Love and Olive Oil

Chocolate Stout Beer

Chocolate Oatmeal Stout

I have nothing against cakes, tarts, pies, or delightful frozen treats. But sometimes, okay maybe more often than not, I simply want to drink my dessert. And I’m not talking about milkshakes or hot chocolate, although I do love those things too. I’m talking about beer: rich, creamy, chocolate, milk stout brewed with cocoa powder and bourbon soaked cocoa nibs to be exact.

For some people this might sound a little crazy, but certain beers are perfectly acceptable as a form of dessert, in the same way that many people enjoy dessert wines. I am truly fascinated by the diversity among different beer styles. There is a huge range in color, flavor, and style, and so much to explore beyond the thin, yellow, fizzy stuff that dominates the shelves of many grocery and liquor stores.

While I’m still relatively new to brewing, I like to experiment with different styles and ingredients. The “milk” part of this recipe comes from lactose sugar that’s not fermentable by brewers yeast. This gives the beer some added sweetness and thick mouth-feel, creating the perfect combination for chocolate, and a perfect beer to have with, or for dessert.

Chocolate Oatmeal Stout

Just as there are different styles of beer, there are also different ways to brew beer at home. I brew using a method called “Brew in a Bag” developed in Australia. I chose this method for three reasons. I am sort of a purist and like to do things from scratch as much as possible. BIAB is an “all-grain” brewing method which allows me to use grain (malted barley) instead of malt extract. While there is nothing wrong with extract, and people make great beer using it, I like the added control and flexibility that using grain gives me.

The second reason BIAB is appealing to me is that it requires far less equipment than other all-grain brewing methods. This is important since I am short on storage space. Lastly, my condo community doesn’t allow any sort of gas burners (indoors or out), so I am limited by what my electric stove top can boil. BIAB happens to be perfect for small batch (2.5 gallon) all-grain brewing. For more information about BIAB, check out this forum.

The inspiration behind this beer is a seasonal brew called Moo-Hoo made by Terrapin Beer, Co in Athens, GA. They use cooca nibs from the amazing (and local to Nashville) Olive and Sinclair Chocolate Company. I found a “clone” recipe posted in a homebrew forum and made a few adjustments. The original recipe is linked to below.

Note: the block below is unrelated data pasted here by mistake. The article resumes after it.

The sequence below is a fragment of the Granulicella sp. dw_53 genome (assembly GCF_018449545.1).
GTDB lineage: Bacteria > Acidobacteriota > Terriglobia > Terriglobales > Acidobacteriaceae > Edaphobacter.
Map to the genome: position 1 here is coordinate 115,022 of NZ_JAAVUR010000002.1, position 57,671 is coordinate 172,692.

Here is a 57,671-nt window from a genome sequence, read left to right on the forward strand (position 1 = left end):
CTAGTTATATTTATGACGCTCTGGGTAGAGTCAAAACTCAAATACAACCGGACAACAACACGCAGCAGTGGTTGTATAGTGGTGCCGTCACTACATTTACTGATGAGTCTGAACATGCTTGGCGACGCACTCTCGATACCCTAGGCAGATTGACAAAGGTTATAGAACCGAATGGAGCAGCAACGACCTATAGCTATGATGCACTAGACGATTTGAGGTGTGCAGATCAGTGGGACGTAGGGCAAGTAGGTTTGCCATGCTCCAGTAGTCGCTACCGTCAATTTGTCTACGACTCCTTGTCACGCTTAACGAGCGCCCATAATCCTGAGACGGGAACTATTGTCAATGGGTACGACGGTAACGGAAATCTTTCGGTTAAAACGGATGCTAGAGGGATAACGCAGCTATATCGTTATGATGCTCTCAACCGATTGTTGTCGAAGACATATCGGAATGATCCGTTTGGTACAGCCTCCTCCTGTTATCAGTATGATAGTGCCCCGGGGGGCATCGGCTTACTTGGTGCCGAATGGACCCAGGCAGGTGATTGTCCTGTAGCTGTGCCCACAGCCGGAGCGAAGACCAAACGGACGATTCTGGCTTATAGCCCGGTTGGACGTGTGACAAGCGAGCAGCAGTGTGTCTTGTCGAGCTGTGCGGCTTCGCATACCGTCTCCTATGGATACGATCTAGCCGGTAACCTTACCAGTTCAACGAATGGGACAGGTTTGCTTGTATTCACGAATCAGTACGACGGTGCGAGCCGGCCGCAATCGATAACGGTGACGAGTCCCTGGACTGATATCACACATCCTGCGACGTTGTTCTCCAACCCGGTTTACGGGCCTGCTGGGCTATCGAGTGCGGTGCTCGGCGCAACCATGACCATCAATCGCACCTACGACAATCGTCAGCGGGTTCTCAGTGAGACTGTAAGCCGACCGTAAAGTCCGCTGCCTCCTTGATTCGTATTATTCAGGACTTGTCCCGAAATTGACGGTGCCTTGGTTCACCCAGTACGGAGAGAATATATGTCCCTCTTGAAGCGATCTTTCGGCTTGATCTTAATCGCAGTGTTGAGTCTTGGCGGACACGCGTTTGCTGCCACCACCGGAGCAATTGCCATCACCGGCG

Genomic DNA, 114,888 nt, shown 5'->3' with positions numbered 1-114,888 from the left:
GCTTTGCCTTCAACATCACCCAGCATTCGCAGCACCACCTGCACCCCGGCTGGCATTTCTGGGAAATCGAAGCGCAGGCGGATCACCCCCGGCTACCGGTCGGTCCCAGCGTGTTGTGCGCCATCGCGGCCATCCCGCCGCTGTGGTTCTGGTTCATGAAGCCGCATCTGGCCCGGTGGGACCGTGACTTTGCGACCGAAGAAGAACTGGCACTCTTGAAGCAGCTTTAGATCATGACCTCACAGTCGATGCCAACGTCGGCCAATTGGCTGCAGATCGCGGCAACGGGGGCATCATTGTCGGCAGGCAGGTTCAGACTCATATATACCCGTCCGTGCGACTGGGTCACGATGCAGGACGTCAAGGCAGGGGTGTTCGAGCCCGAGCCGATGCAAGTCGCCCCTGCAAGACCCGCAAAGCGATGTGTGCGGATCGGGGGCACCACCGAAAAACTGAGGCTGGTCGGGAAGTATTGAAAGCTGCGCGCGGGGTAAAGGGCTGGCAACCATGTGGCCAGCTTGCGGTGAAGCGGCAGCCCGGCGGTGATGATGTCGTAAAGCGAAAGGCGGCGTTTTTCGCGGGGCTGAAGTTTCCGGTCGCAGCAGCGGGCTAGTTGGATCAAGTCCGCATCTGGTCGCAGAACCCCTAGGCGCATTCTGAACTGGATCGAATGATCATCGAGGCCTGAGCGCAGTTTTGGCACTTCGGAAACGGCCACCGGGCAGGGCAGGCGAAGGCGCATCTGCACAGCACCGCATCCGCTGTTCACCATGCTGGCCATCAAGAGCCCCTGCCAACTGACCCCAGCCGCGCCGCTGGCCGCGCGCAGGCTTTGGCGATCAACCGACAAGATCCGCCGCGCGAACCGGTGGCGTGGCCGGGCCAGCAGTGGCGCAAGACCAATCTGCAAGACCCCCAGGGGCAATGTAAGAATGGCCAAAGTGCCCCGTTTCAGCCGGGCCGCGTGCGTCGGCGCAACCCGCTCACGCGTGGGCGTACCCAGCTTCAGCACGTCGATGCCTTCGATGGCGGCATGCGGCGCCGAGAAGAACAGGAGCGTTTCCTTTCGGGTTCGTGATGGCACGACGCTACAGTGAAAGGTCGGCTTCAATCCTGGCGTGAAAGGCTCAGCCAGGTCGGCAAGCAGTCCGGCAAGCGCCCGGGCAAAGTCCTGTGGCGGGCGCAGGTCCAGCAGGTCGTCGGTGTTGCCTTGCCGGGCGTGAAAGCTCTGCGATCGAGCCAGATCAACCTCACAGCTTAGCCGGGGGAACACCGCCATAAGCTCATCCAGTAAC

Style: Sweet stout
Type: All-grain, Brew in a Bag
Size: 2.5 gal
Original Gravity: 1.063
Final Gravity: 1.024
Alcohol by Volume: 5.2%

Chocolate Oatmeal Stout

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6 lb Pale 2 row
.5 lb Chocolate Malt
.25 lb Roasted Barley
5 oz Crystal 80L
.5 lb Flaked Oats

.5 lb lactose sugar @ 10 min
2 oz cocoa powder @ 15 min
2 oz cocoa nibs
2.5 oz bourbon

.25 oz Nugget @ 60 min
.5 oz Willamette @ 30 min

Safale US-05, 1 packet, no starter or re-hydration.


Please note, this is a simplified explanation of the brewing process. I highly recommend reading through the BIAB forum for more thorough instructions regarding this method.

Bring 4 gallons of water plus 2 cups to 152 degrees F in a large pot. Turn off heat. Secure grain bag around edge of pot and slowly pour in milled grain and stir. Hold water temperature at 152 degrees F for 75 minutes, checking temperature with thermometer and turning heat back on in short intervals to maintain temperature if necessary.

Remove the grain bag, give it a squeeze, and let as much liquid drain back into the pot as possible. Bring the liquid (wort) to a rolling boil uncovered, and add the .25 oz of Nugget hops. Set a timer for 60 minutes. When there is 30 minutes left in the boil, add the .5 oz of Willamette hops. At 15 minutes to go, add the cocoa powder, and then the lactose sugar when there is 10 minutes left in the boil. Total boil time is 60 minutes.

At the end of the boil, remove pot from heat, place sanitized lid over the pot, and cool to 65 degrees F. You can place the pot in a bath of cool water, or use special equipment made for cooling wort. When the wort has cooled, transfer to a sanitized carboy or fermentation bucket. Aerate the wort by vigorously shaking the carboy for five minutes, pitch yeast, and seal with an airlock.

As the beer begins to ferment, place the cocoa nibs in the bourbon and allow to soak for 4 days. Once primary fermentation is complete (3-5 days), add the nibs and bourbon to carboy and allow fermentation to reach final gravity.

When the fermentation is complete, you have the option of either kegging the beer, or allowing the beer to condition in bottles.

Recipe adapted from here.

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  1. Thank you for sharing. I believe this is going to be a stunning stout.
    Want to use it as a base for making a chocalte chili stout.